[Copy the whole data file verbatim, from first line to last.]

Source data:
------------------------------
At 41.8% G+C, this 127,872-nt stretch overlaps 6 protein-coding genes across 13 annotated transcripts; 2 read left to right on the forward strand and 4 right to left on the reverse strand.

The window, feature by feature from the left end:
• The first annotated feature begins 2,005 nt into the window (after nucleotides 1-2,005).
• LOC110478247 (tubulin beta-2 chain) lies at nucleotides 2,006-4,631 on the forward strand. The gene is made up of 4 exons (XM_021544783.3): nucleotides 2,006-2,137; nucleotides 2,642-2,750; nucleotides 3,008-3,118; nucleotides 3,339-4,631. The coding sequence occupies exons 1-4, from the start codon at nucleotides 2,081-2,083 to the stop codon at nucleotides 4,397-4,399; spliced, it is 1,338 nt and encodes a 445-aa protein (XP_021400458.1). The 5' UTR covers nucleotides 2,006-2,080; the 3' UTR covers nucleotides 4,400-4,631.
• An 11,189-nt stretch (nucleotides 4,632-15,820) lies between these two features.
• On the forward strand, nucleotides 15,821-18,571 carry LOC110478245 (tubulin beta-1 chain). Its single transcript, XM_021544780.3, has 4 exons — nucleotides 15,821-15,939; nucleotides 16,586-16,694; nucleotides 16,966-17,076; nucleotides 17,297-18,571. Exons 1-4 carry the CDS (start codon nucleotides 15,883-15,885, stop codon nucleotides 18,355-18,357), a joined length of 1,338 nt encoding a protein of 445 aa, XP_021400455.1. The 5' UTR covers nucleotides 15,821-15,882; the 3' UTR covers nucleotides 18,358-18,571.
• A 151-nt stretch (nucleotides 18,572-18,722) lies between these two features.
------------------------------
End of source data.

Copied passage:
At 41.8% G+C, this 127,872-nt stretch overlaps 6 protein-coding genes across 13 annotated transcripts; 2 read left to right on the forward strand and 4 right to left on the reverse strand.

The window, feature by feature from the left end:
• The first annotated feature begins 2,005 nt into the window (after nucleotides 1-2,005).
• LOC110478247 (tubulin beta-2 chain) lies at nucleotides 2,006-4,631 on the forward strand. The gene is made up of 4 exons (XM_021544783.3): nucleotides 2,006-2,137; nucleotides 2,642-2,750; nucleotides 3,008-3,118; nucleotides 3,339-4,631. The coding sequence occupies exons 1-4, from the start codon at nucleotides 2,081-2,083 to the stop codon at nucleotides 4,397-4,399; spliced, it is 1,338 nt and encodes a 445-aa protein (XP_021400458.1). The 5' UTR covers nucleotides 2,006-2,080; the 3' UTR covers nucleotides 4,400-4,631.
• An 11,189-nt stretch (nucleotides 4,632-15,820) lies between these two features.
• On the forward strand, nucleotides 15,821-18,571 carry LOC110478245 (tubulin beta-1 chain). Its single transcript, XM_021544780.3, has 4 exons — nucleotides 15,821-15,939; nucleotides 16,586-16,694; nucleotides 16,966-17,076; nucleotides 17,297-18,571. Exons 1-4 carry the CDS (start codon nucleotides 15,883-15,885, stop codon nucleotides 18,355-18,357), a joined length of 1,338 nt encoding a protein of 445 aa, XP_021400455.1. The 5' UTR covers nucleotides 15,821-15,882; the 3' UTR covers nucleotides 18,358-18,571.
• A 151-nt stretch (nucleotides 18,572-18,722) lies between these two features.